Black History Month, James Clarke 1886-1946

21 October 2013 by Kay

October is Black History Month – which is a great opportunity to highlight local heroes like James Clarke.

James Clarke

James Clarke

James was born in British Guiana (now Guyana). When he was 14, he stowed away on a ship bound for Liverpool and was adopted by an Irish family living in the Scotland Road area.

James worked on the docks and joined Wavertree Swimming Club. He started teaching children to swim after rescuing many of them from the Leeds and Liverpool Canal.

James saved many locals from drowning in the Mersey and the docks, and taught countless others to swim. He was the first Black man to have a street named after him.

You can see some of James’ medals and a framed certificate ‘Liverpool Shipwreck and Humane Society, awarded to James Clarke for courageously diving into the West Waterloo Dock and rescuing a man from drowning on the 14th February 1911’ on display in The People’s Republic gallery, Museum of Liverpool.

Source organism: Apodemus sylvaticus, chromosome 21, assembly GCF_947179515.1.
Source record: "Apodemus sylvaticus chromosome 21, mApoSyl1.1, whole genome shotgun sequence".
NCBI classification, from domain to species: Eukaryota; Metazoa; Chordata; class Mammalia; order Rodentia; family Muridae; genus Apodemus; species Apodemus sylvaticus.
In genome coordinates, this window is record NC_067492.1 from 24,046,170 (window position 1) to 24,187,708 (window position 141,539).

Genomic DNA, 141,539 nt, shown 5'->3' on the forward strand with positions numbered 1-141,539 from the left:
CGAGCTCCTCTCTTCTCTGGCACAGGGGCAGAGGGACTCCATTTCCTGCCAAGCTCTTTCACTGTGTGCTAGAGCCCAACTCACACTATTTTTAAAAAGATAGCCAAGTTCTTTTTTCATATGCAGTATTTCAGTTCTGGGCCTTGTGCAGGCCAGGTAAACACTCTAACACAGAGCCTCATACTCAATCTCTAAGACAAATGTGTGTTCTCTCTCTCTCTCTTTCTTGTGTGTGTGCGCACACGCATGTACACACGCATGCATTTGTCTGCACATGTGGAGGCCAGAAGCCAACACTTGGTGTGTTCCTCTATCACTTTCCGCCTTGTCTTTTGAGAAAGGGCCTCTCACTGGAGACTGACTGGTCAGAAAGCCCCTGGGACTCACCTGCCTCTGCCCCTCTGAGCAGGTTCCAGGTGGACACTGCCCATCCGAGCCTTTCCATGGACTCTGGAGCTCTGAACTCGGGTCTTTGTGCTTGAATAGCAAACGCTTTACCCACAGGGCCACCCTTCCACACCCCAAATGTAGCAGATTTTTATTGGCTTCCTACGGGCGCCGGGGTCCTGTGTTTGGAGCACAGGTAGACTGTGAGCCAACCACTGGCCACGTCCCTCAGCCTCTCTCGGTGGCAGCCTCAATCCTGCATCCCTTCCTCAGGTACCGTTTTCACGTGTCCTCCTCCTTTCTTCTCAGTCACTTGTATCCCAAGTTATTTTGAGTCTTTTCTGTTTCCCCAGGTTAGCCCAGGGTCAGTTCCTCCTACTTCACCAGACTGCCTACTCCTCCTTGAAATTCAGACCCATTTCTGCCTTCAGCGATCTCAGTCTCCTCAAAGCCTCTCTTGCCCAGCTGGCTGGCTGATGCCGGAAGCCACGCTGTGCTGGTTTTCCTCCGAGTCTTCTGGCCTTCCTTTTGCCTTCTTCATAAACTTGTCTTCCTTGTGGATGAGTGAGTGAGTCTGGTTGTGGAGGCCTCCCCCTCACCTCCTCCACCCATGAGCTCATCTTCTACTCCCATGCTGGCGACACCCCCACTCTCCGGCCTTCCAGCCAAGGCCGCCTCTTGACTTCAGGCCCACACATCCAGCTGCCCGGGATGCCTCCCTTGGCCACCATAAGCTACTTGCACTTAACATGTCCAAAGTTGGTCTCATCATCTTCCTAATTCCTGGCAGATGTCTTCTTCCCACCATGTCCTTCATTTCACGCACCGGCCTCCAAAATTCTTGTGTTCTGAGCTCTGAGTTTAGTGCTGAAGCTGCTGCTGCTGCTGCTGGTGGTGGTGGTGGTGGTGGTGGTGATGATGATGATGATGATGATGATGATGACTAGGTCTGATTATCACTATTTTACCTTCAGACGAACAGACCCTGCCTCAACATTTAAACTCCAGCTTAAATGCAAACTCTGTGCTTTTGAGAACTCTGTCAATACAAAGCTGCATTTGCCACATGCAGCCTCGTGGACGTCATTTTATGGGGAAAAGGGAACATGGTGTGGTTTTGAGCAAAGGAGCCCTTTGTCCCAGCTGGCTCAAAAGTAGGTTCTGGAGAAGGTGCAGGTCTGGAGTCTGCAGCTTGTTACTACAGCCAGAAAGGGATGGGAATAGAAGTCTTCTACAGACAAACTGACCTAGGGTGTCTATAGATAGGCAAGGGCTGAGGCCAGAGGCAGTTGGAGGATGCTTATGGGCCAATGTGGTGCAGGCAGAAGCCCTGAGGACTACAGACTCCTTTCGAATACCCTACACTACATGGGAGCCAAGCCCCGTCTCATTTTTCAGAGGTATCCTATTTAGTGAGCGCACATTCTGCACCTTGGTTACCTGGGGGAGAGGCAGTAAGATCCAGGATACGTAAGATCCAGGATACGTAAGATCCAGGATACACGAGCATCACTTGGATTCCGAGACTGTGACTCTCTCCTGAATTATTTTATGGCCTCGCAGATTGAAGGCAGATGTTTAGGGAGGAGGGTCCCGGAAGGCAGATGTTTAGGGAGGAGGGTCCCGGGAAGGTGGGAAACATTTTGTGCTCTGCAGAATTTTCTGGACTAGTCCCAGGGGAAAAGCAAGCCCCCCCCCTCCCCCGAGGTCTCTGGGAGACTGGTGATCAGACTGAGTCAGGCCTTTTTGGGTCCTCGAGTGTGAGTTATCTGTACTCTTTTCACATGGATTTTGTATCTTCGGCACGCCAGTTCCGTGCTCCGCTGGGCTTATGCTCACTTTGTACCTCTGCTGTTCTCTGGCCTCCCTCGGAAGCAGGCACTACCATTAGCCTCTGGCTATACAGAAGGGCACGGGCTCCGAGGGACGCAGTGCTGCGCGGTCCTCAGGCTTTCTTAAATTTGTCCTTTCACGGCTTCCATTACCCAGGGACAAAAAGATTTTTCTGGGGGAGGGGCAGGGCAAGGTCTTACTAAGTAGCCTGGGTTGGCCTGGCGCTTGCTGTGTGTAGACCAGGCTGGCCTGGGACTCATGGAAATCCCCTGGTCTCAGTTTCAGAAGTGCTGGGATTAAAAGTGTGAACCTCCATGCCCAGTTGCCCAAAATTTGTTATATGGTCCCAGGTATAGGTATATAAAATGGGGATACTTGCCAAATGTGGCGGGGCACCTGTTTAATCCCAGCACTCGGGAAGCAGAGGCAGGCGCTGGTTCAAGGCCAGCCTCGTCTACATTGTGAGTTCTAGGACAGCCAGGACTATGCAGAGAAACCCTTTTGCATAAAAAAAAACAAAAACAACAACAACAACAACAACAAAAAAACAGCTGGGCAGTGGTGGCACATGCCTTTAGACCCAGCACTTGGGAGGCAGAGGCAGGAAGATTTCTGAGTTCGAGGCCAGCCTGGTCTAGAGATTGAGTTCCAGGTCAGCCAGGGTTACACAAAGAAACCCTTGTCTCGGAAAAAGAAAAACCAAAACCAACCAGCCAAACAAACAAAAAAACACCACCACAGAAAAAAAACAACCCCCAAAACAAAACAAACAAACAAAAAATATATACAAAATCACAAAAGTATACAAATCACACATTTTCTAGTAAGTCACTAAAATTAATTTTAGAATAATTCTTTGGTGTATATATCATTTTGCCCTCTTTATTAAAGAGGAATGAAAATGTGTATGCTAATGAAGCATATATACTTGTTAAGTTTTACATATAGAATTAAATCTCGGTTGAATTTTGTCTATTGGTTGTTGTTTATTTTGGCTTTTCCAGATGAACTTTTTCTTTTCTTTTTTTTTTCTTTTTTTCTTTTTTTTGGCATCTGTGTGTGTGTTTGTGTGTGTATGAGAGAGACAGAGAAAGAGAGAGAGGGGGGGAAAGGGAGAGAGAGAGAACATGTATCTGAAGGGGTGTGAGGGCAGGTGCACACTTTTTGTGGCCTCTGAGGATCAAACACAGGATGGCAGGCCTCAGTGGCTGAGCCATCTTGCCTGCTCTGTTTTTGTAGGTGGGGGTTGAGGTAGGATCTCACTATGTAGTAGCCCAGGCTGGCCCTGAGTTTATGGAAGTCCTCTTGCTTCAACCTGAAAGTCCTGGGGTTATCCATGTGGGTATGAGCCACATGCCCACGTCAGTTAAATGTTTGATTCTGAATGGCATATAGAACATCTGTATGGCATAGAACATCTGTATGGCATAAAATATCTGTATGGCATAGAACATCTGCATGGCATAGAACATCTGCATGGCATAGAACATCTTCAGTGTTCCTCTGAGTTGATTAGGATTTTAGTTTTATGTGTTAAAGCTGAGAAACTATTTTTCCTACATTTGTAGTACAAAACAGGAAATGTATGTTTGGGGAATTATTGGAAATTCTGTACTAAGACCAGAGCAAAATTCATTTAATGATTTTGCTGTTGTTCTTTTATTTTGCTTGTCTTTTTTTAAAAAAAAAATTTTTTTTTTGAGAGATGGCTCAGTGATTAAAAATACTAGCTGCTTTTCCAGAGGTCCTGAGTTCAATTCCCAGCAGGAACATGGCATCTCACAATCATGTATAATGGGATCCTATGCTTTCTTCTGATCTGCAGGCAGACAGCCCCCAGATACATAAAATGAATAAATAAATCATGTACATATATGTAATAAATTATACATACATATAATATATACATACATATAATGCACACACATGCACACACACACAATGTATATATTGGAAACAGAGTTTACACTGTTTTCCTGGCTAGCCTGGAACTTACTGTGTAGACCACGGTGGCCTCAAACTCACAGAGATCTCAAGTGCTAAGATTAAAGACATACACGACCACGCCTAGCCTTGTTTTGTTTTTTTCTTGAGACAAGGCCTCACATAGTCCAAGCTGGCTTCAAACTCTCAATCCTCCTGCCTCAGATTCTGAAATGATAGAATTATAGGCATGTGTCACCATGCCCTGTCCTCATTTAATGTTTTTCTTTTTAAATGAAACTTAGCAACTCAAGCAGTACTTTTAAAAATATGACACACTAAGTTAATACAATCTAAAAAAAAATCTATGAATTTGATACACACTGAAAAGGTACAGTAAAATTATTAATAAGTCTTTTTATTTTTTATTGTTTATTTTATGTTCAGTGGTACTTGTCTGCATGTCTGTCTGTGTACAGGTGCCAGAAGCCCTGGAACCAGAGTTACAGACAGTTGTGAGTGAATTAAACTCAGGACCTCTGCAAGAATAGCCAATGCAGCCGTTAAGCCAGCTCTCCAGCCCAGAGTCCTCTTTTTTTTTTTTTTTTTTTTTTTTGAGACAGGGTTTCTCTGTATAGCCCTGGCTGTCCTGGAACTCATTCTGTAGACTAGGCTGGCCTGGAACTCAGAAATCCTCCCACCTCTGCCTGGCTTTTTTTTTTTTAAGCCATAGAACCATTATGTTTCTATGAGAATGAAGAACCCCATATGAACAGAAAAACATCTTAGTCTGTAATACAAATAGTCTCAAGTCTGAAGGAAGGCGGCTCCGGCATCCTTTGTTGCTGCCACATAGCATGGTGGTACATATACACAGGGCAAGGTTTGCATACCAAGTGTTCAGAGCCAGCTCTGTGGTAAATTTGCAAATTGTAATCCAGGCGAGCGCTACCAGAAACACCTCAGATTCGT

Items kindly lent by Martin Clarke

  1. Brenda Woollam says:

    My ancestors lived in the Scotland Road area and were Irish, they were called Clarke. I was wondering if there is any connection here? How do I find out about the family who adopted him, or do you know this already and can furnish me with this? Or, what his future family was, if any by marriages? Clarke and Henney have been my ancestors.

    Kind regards


    • Kay says:

      Hi Brenda, thanks for your query. The family who adopted James were named Crawford.
      Best wishes

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